Important Dates

1600: Approximately one-sixth of India’s landmass was under cultivation. The population of Java was 3.4 million.

1700-1995: 9.3% of the world’s total area was cleared for industrial uses, cultivation pastures and fuel wood.

1770: Kalanga uprising which was suppressed.

1850: The spread of Indian Railways.

1864: The Indian Forest Service was set up.

1865: The Indian Forest Act was formulated.

1878: The Indian Forest Act was amended and divided forests into Reserved, Protected and Village forests.

1890: Surontiko Samin started a movement against the state ownership of forests.

1899-1908: Terrible famines.

1910: Rebellion in the kingdom of Bastar.

1880-1920: India’s cultivated area rose by 6.7 million hectares. Terrible famines.

1946: The length of railway tracks laid by now was over 765,000 km.

1980: Introduction of scientific forestry and restriction imposed on the forest communities resulted in many conflicts.

Location of Bastar and Believe of the People of Bastar

Bastar is located in the southernmost part of Chhattisgarh and borders Andhra Pradesh, Odisha, and Maharashtra. The central part of Bastar is on a plateau.

A number of different communities live in Bastar such as Maria and Muria Gonds, Dhurwas, Bhatras and Halbas. They speak different languages but share common customs and beliefs.

The people of Bastar believed that each village was given its land by the Earth, and in return, they had to look after the earth by making some offerings at each agricultural festival. They show respect to the spirits of the river, the forest and the mountain.

Since each village knows where its boundaries lie, the local people look after all the natural resources within that boundary. If people from a village want to take some wood from the forests of another village, they pay a small fee called devsari, Land or man in exchange.

Some villages also protect their forests by engaging watchmen and each household contributes some grain to pay them. Every year there is one big hunt where the headmen of villages meet and discuss issues of concern, including forests.

Causes for Bastar Rebellion

When the colonial government proposed to reserve two-thirds of the forest in 1905 and stop shifting cultivation, hunting and collection of forest produce, the people of Bastar were very worried.

Some villages were allowed to stay on in the reserved forests on the condition that they worked free for the forest department in cutting and transporting trees, and protecting the forest from fire. So, these came to be known as Forest Villages.

People of other villages were displaced without any notice or compensation. Villagers had been suffering from increased land rents and frequent demands for free labour and goods by colonial officials.

Then the terrible famines came in 1899-1900 and again in 1907-1908. Rebellion became inevitable.

Results of the Bastar Rebellion

In a major victory for the rebels, work on the reservation was temporarily suspended.

The area to be reserved was reduced to roughly half of that planned before 1910.

Causes for Forest Rebellion in Java

The Dutch wanted timber from Java to build ships. They banned the practice of shifting cultivation. The Dutch enacted forest laws in Java, restricting villagers’ access to forests.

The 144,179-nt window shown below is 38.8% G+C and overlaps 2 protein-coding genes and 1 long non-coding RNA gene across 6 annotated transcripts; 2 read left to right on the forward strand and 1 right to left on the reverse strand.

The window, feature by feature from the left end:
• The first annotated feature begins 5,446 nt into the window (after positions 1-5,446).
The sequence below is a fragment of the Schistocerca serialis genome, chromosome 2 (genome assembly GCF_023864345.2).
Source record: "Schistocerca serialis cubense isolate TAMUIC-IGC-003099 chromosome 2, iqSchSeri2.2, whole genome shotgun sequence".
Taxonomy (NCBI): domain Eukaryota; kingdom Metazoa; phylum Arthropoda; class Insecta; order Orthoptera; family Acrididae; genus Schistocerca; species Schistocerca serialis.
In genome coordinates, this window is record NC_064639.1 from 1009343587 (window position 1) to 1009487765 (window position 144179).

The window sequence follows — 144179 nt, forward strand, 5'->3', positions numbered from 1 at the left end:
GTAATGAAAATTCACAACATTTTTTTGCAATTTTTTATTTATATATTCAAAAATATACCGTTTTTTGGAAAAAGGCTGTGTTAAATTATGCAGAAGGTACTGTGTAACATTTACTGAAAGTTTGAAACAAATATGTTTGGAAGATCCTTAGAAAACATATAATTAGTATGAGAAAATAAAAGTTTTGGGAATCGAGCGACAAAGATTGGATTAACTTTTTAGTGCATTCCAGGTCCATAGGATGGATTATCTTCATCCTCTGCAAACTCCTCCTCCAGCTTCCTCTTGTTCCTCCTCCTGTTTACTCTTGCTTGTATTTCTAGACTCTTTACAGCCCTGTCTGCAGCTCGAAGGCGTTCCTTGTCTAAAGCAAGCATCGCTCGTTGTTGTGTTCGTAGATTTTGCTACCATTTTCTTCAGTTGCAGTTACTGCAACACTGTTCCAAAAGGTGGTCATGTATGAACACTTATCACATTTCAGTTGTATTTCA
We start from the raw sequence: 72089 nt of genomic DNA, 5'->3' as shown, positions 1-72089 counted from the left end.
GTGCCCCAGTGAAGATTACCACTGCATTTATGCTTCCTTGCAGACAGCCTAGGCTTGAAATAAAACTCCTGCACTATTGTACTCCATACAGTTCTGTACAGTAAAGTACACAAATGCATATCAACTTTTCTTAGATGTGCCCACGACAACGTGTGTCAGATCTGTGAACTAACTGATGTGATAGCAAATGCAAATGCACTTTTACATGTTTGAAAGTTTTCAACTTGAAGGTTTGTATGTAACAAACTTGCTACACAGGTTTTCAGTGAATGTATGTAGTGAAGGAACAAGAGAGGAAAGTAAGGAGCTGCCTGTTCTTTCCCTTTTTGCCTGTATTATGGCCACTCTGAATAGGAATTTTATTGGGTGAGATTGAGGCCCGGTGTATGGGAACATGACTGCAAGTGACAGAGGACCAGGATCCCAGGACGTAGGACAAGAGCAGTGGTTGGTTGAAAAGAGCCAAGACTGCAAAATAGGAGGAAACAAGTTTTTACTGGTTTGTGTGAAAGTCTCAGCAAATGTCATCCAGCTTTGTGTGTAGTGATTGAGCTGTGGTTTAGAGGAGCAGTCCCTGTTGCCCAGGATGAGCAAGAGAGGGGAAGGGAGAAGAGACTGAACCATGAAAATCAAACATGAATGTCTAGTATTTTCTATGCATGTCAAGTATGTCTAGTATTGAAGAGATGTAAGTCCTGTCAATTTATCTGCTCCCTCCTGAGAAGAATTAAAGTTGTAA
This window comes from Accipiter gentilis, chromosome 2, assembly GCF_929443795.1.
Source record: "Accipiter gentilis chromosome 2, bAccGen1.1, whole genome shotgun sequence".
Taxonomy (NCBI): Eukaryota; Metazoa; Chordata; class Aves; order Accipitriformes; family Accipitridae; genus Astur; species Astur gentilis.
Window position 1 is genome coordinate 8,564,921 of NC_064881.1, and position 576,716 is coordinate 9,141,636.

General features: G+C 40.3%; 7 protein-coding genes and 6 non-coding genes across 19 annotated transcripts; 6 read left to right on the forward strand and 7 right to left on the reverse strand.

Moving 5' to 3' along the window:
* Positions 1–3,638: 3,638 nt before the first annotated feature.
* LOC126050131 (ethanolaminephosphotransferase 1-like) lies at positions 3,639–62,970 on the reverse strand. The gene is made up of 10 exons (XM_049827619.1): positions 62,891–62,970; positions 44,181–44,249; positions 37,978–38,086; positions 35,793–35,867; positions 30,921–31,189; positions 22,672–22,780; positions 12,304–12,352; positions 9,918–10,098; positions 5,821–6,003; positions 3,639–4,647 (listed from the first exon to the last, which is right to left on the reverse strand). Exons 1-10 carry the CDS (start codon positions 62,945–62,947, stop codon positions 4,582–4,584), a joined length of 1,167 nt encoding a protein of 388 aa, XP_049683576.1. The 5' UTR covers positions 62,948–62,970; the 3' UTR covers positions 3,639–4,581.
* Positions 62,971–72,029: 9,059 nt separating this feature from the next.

Now wood could only be cut for specified purposes like making riverboats or constructing houses, and only from specific forests under close supervision.

Villagers were punished for grazing their cattle in young stands, transporting wood without a permit, or traveling on forest roads with horse carts or cattle.

As in India, the need to manage forests for shipbuilding and railways led to the introduction of a forest service by the Dutch in Java.

The Dutch first imposed rents on land being cultivated in the forest and then exempted some villages from these rents if they worked collectively to provide free labour and buffaloes for cutting and transporting timber. This was known as the blandongdiensten system.

Forest Rebellion in Java or Saminist Movement in Java

In the 1890s, Surontiko Samin a teak forest villager began questioning state ownership of the forest. He argued that the state had not created the wind, water, earth, and wood, so it could not own it.

Soon a widespread movement developed. Amongst those who helped to organize it was Samin’s sons-in-law.

By 1907,3,000 families were following his ideas. Some of the Sam insists protested by lying down on their land when the Dutch came to survey it, while others refused to pay taxes or fines or perform labour.

World Wars and Deforestation

The First World War and the Second World War had a major impact on forests. In India, working plans were abandoned at this time, and the forest department cut trees freely to meet British war needs.

In Java, just before the Japanese occupied the region, the Dutch followed a ‘scorched earth’ policy, destroying sawmills, and burning huge piles of giant teak logs so that they would not fall into Japanese hands.

The Japanese then exploited the forests recklessly for their own war industries, forcing forest villagers to cut down forests.

After the war, it was difficult for the Indonesian forest service to get this land back. As in India, people’s need for agricultural land had brought them into conflict with the forest department’s desire to control the land and exclude people from it.